Recent data released by the Insurance Regulatory and Development Authority Act (IRDAI) reveals that the insurance industry in India has a customer retention problem. As per the statistics for 2015-16, the Life Insurance industry as a whole retains only 61% of its new customers in the 13th month. This statistic further plummets to nearly 33% in the 61st month. This is worrisome for both the insurers and consumers.
The Persistency Ratio (PR) is an indicator of the percentage of insurance policies renewed every year. The number is counted at the end of every year for which the policy has been held. The low PR could be due to several reasons such as mis-selling, difficulty in policy renewal, wrong customer targeting, macro-economic factors and lack of financial awareness.
Why Low PR Is Bad For Consumers
Risks: Life Insurance products are typically long-term commitments. They are bought keeping in mind your family’s future fund requirements. When you don’t pay the premium or surrender your policy, you will lose your life cover, which puts your dependents at risk.
Benefits: If you have a paid-up policy (where you’ve paid the minimum number of premiums), you may receive life coverage, but, you may not receive the full investment benefits of your policy.
Costs: If you continue with a plan, you pay a fixed premium for the entire tenure. But surrendering an existing policy and later buying a new one would require you to pay a higher premium than the existing one due an increase in your age.
Mindset: If you have to frequently dump old life covers for new ones, it may imply that you haven’t calculated your insurance needs properly. This oversight may reflect even in your other money decisions.
Tax Benefits Lost: Surrendering a traditional insurance plan within two years from its commencement, or a ULIP within five years from its commencement, will lead to the reversal of any tax benefits you’ve claimed under Section 80 C.
What To Keep In Mind
Buying and dumping insurance products at frequent intervals must be avoided for good financial health. These must be bought after a thorough evaluation of your money plans and needs, so that you’re able to stick to them for the long-term for optimum benefits.
Here are a few things you must keep in mind before buying life cover.
Assess Your Needs: Take stock of your family’s long-term money needs before you jump into a life policy. Ask yourself questions such as why you should buy a Life Insurance policy. How much money would your dependants need if you were to pass away? Should you buy a term policy, an endowment plan or a ULIP? What should be the tenure and sum assured? And would you be able to pay premiums till the policy matures?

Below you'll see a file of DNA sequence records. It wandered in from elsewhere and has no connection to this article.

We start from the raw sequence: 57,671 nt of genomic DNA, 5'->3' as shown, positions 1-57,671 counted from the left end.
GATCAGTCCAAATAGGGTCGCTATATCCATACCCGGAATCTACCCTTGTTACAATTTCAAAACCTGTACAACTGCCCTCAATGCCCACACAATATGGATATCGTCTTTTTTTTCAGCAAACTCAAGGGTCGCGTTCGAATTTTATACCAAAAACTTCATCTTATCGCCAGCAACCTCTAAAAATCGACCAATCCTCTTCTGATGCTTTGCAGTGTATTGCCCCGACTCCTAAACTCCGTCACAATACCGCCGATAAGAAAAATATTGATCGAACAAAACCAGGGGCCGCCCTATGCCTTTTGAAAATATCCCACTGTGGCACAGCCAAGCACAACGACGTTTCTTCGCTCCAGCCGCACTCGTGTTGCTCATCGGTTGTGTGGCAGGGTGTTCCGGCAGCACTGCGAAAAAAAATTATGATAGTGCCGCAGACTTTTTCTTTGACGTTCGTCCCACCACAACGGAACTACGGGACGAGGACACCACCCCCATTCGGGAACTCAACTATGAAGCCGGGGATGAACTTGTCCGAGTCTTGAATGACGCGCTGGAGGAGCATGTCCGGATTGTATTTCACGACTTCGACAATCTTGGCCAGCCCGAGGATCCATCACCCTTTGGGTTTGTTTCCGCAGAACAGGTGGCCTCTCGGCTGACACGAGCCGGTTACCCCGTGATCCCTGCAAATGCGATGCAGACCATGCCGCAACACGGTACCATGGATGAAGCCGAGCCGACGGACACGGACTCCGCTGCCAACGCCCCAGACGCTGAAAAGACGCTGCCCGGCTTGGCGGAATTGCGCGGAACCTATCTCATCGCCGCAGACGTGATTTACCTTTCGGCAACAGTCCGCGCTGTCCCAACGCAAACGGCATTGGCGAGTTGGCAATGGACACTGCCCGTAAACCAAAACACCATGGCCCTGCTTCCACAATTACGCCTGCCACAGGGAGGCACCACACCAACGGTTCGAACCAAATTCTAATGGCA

Buy For The Right Reasons: First and foremost, a life cover should be bought to cover your dependents against your demise. Do not purchase insurance for reasons like making up your 80 C shortfall, or for fulfilling the bank’s criteria for applying for a particular loan, and quit the policy once the purpose is met. Go through the clauses and understand long-term benefits of the insurance policy.
Where Are You Buying From? Mis-selling is a problem in the insurance industry. You must ensure you’re buying a life policy that suits your unique life requirements. Often, consumers buy the wrong product after being hard-sold by agents, or after being persuaded by a relative or friend. You should develop an awareness of your own unique insurance needs. After this, you can go online to take stock of all the insurance products available for you, and buy the one best suited to meet your unique needs. If you have dependents, you should always buy a term plan instead of an endowment plan, money-back policies or ULIPs.
Do Not Confuse Insurance With Investment: Insurance has traditionally been linked to investment in India. The lure of guaranteed returns attracts many investors. However, this leads policy holders into paying heavy premiums on products that combine low life covers with poor investment returns. Policy holders often wise up and dump these products midway into their tenure. Ideally, investment and insurance must be separated. Anyone with dependents should buy a term plan. Also, small savings schemes such as Public Provident Fund (PPF), and pure-investment schemes such as Mutual Funds may be able to generate higher long-term returns than insurance products.
Get Adequate Cover: Buy a policy which offers adequate coverage for you and your family. Ideally, the sum assured should be 10 to 20 times of your current annual salary. Don’t be swayed by premium costs alone. Make sure you get the right coverage for your unique needs.
Take expert advice to assess your insurance needs. When in doubt, go online to compare your options.
(The writer is CEO, BankBazaar.com)